dating a narcissist

The True Cost of Loving a Narcissist

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By definition, a narcissist is a person who has an excessive interest or admiration of themselves. It’s an extreme self-involvement to the degree that it makes a person ignore the needs of those around them. 

Of course, all of us have the capacity to have certain narcissistic behavioural tendencies from time to time, but in the case of a true narcissist—they frequently disregard others or their feelings. They also don’t have the understanding of how their behaviour affects others. 

Does that mean that narcissists are mentally ill? Well, narcissism is a personality trait, but it could also be part of a larger personality disorder. This diagnosis would, of course, need to be given by a professional, however.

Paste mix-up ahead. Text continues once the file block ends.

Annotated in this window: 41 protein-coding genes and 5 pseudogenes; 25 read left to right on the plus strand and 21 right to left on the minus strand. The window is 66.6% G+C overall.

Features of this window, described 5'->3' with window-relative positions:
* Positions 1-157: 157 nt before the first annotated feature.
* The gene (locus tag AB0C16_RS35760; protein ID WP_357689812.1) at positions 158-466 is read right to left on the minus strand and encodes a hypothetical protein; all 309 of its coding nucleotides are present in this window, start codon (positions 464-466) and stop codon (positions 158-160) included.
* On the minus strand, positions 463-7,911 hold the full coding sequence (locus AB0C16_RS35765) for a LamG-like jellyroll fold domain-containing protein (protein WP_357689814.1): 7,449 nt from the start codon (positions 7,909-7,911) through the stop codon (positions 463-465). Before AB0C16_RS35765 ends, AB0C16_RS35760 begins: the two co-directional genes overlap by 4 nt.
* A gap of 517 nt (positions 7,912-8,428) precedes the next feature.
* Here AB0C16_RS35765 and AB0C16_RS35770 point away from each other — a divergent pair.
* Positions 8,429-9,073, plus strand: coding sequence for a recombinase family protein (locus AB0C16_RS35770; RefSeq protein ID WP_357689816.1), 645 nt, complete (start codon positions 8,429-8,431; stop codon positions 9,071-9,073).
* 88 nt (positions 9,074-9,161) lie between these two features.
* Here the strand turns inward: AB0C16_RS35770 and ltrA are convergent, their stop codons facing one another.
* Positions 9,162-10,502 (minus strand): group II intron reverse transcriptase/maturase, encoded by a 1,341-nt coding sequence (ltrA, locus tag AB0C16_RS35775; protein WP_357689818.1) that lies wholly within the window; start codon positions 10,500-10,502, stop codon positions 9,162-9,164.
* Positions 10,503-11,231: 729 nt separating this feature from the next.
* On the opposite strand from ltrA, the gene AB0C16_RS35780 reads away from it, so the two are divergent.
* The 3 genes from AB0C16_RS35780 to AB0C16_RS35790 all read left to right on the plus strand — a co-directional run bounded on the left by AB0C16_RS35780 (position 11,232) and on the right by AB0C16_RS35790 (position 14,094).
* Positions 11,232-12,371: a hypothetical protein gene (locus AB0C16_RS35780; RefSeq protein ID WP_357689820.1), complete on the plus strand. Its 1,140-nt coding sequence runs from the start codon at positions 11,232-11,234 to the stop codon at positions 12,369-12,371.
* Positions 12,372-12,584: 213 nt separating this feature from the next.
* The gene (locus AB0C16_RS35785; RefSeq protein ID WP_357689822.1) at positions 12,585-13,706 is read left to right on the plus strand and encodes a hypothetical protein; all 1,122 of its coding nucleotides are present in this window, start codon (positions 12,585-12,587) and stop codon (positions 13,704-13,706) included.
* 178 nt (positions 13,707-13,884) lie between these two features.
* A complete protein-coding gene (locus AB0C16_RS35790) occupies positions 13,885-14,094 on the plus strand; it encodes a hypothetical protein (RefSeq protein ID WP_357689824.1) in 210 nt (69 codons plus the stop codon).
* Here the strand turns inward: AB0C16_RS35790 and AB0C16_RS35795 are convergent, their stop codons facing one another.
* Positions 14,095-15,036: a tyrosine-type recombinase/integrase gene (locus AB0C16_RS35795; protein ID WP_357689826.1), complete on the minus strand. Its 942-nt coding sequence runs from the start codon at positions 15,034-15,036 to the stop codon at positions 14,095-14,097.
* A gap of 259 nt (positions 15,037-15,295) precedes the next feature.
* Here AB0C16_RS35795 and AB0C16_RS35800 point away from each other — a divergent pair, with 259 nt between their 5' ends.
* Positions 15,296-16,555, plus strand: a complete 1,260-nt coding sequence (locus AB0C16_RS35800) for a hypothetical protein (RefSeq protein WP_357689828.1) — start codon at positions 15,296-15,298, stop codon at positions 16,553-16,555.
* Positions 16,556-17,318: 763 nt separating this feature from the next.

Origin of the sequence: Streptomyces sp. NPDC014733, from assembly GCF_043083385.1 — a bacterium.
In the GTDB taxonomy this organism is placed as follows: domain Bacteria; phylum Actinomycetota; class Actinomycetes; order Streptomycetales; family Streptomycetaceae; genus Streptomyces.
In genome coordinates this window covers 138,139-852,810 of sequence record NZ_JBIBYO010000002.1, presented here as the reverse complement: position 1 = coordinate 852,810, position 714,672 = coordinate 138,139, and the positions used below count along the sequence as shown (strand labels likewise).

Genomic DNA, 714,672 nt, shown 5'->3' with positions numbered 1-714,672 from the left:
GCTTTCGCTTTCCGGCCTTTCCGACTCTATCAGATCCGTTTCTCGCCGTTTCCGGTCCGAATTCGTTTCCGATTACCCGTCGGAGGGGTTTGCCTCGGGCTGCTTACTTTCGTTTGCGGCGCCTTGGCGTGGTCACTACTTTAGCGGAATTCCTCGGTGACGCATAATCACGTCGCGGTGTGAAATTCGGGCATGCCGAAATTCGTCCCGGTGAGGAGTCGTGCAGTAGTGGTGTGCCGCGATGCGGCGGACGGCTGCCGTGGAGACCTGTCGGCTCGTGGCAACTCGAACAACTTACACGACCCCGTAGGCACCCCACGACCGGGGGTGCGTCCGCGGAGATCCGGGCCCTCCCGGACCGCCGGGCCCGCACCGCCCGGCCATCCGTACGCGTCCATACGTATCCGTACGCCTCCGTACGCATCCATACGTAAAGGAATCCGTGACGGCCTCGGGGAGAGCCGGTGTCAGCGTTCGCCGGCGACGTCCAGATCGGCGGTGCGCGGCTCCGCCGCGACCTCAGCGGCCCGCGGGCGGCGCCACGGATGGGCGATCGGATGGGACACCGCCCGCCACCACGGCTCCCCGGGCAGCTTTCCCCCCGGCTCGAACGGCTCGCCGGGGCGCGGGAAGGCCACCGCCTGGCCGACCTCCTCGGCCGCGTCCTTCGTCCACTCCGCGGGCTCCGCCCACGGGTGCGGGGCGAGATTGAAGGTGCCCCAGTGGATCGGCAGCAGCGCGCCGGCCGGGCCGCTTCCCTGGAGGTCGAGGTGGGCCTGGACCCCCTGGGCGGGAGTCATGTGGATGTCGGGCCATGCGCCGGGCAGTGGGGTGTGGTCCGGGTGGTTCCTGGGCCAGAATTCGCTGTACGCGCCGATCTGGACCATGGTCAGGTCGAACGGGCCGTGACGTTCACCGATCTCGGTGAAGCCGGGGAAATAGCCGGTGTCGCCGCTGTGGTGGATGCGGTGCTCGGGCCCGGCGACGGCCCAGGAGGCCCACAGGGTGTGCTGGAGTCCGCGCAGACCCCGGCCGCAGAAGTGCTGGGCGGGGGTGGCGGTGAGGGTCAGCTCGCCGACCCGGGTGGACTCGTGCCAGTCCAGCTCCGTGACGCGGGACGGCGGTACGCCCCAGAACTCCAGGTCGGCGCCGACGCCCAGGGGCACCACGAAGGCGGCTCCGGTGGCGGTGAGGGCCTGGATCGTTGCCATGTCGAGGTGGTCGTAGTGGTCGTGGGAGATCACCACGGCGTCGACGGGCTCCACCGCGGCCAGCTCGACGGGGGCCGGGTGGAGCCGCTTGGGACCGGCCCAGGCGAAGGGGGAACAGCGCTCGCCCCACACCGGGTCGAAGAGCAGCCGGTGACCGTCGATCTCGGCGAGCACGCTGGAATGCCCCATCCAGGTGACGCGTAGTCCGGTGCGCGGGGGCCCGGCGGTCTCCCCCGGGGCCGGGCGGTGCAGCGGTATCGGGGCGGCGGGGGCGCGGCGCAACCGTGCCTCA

Whatever the case may be, loving a narcissist can be very difficult, emotionally taxing, and miserable. But the truth is, oftentimes our heart overrides our head. When you’re in love with a narcissist, it may be difficult to see the forest from trees, unable to imagine a life without them. This is very real, even for those whose patience is tested on a regular basis, and those who take knocks from their partner all too often.

What is the True Cost of Loving a Narcissist?

Financial Abuse

For a narcissist, there are many things that become an obsession. One of which is financial control, security, and stability.